Brian Leiter on Law and Philosophy

Law and Philosophy: For Brian Leiter CN ’92, a Natural Pair

“My favorite short description of philosophy,” says Brian Leiter CN ’92, “comes from John Campbell [at Berkeley]: ‘Philosophy is thinking in slow motion.’ Law school is often thinking in fast motion, but it’s the same kind of intellectual skill.”

Though Dr. Leiter knew early on that he wanted to study law, discovering Sartre in an advanced high school French class also piqued his interest in philosophy. “I went to college and started studying philosophy. Like everybody else who studies philosophy as an undergraduate, the question arises whether one could actually make a career out of that. My parents,” he recalls wryly, “raised that question as well.”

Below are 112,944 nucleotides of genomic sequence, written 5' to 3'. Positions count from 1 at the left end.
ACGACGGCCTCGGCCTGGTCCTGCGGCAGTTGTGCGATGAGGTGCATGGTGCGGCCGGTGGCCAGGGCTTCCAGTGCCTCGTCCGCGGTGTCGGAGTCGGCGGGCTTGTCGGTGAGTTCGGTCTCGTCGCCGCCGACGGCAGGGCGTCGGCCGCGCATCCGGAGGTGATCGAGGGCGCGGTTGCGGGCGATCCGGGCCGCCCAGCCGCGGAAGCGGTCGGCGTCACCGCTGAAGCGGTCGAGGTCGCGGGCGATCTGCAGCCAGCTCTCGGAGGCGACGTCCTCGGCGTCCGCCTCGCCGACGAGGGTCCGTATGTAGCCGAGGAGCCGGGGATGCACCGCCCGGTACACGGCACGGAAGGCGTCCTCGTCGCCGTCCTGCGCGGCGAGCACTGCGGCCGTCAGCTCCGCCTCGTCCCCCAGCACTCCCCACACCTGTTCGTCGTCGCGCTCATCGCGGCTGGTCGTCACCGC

Financial aid made the decision for Dr. Leiter. After completing his law degree, he went on to the philosophy Ph.D, and eventually faced a tough, if enviable, decision between two tenure-track offers. “One involved going into a tenure-track position in philosophy with some teaching in law at the University of Arizona. The other was at the University of Texas—a tenure-track position in law with some teaching in philosophy. I had to weigh which direction to go and opted for the tenure home in law.” Dr. Leiter taught at the University of Texas for more than ten years and became the youngest chairholder in the history of the law school. “There’s been lots of happy accidents as it were. It’s worked out pretty well.”

Read more at Fellowship: The Newsletter of the Woodrow Wilson National Fellowship Foundation